A Look at China's New IP Court of Appeals

Just in October, the Standing Committee of China’s National People’s Congress issued a decision to establish a new Intellectual Property (IP) Court of Appeals within the Supreme People's Court, effective on January 1st 2019. Under the new framework, parties unsatisfied with the decisions of trials at lower level IP courts can appeal to have their case heard at the national level in front of judges that specialize in IP law and have expertise in technology-heavy cases. The decision also opens the possibility for unsatisfied parties to appeal for a retrial in the Supreme People’s Court.

According to a statement by the National People’s Congress, these changes are intended to “to unify the standards of IP cases, further strengthen the judicial protection of intellectual property rights, optimize the environment for scientific and technological innovation, and accelerate the implementation of the innovation-driven development strategy.”

While it is generally lauded as a positive move for China in respecting IP rights, the motives behind the decision are unclear. One natural assumption might be to see this advancement as a concession by China in light of its growing skirmishes with the United States. Indeed, President Trump has clearly expressed that the tariffs against Chinese imports were necessary because of China’s repeated abuses and theft of IP from the U.S., which the Commission on the Theft of American Intellectual Property estimates to $225 to $600 billion in damages each year. Perhaps, China is looking to repent and avoid an escalating trade war with the U.S. and can now point to their new IP court as a symbol for their commitment to respecting the US’ IP. Drawing a quick link between these two events is convenient, but it ignores the the larger picture of China’s development.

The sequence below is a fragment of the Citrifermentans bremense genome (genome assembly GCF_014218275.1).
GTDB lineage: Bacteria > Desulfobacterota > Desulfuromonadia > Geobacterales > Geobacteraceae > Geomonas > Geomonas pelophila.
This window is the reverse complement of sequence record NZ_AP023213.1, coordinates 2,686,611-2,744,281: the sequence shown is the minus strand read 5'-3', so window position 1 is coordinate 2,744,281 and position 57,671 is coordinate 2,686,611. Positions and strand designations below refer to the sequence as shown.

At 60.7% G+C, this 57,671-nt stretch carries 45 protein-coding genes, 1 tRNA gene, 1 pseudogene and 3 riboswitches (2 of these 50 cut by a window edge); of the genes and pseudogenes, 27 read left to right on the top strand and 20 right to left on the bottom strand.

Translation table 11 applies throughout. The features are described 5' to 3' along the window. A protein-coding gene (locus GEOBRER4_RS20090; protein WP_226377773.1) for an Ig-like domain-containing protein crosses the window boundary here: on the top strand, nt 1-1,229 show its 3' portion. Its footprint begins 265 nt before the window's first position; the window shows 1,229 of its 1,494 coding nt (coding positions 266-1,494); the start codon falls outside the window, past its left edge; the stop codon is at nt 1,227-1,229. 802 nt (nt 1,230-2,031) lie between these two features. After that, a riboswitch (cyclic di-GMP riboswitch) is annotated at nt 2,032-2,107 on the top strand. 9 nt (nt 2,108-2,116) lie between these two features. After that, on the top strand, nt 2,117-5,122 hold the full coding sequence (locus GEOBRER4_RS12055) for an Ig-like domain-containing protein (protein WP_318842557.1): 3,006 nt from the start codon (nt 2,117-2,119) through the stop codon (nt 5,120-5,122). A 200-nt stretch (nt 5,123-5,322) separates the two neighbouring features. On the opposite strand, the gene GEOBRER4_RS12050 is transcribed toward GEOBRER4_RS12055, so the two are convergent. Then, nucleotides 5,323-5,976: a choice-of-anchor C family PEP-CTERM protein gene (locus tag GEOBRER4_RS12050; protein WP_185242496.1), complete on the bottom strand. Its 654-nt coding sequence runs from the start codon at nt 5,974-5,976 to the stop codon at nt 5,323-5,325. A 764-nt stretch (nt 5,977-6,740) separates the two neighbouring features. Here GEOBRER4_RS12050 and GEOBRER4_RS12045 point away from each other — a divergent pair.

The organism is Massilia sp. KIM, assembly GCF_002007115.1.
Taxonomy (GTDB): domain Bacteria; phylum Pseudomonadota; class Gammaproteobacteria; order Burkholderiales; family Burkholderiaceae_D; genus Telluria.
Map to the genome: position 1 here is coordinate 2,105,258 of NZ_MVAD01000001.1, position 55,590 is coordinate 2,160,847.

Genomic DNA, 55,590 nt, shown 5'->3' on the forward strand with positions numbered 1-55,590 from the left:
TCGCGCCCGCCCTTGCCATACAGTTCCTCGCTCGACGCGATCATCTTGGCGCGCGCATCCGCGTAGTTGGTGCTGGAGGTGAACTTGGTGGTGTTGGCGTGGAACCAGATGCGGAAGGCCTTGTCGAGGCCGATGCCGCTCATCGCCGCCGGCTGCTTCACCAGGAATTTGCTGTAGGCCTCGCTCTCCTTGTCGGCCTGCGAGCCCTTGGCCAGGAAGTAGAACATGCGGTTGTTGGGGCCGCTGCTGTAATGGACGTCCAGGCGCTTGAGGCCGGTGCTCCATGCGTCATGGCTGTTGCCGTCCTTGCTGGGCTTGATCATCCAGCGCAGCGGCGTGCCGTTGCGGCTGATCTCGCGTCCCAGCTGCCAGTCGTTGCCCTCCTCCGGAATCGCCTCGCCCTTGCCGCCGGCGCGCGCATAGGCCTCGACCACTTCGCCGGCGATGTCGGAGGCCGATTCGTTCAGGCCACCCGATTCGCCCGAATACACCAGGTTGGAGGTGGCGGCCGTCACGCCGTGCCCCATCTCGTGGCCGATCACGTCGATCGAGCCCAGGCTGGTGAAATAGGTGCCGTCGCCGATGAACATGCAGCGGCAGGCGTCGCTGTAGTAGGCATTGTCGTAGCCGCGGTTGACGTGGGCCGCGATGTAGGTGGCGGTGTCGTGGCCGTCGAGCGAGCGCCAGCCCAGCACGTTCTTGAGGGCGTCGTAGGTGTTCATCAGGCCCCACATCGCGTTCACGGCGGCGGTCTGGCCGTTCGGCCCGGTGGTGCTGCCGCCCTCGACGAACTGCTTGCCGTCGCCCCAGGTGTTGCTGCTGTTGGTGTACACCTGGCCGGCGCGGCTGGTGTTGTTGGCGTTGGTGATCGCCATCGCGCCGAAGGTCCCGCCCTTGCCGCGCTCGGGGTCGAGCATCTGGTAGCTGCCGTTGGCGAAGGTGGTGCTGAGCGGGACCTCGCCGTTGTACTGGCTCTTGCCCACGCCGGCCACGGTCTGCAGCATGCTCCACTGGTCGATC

Indeed, the establishment of a national appellate IP Court is not a sudden deviation from China’s legal IP trajectory thus far. Indeed, understanding China’s developing timeline with regards to IP provides greater context for this development. In 2008, China announced its Outline of National IP Strategy, which sought to promote and protect IP creations with the goal of centralizing patent litigations. Then in 2014, specialized IP Courts were established in the key cities of Beijing, Shanghai and Guangzhou. Four more followed in 2017 in Nanjing, Suzhou, Chengdu, and Wuhan. These locations are not surprising, as Xiang Li, Chuanshu Xu, and Hui Zhang of ZY Partners, an intellectual property firm based in China point out that those “provinces are also among the top 10 largest provincial economies and most innovative parts of China.”

Through combination of intellectual property theft and investments in domestic technological innovation, China’s technological progress is now obvious. According to Market Watch, as of late May 2018, China has 9 of the world’s 20 largest technology companies measured in terms of their market evaluation. This path coincides with the growth in venture capital funding in China, and the uptick of government subsidies flowing into key sectors like information technology and railway equipment as a part of Made in China 2025. Yet, while IP theft by China is well established, the circumstances are changing insofar as China’s own technology is advancing. Now, it is in China’s interest to protect its own domestic industries and to ensure that this innovation is promoted through a more extensive and consistent legal framework.

While the decision to establish IP Court of Appeals isn’t effective yet, it will serve China doubly by not only protecting its blooming technological industry, but also to placate countries like the U.S., who have become increasingly frustrated with China’s IP infringements. The lens that we use to look at IP law developments across borders will become increasingly valuable and still leaves much to still be considered as international economies become more intertwined.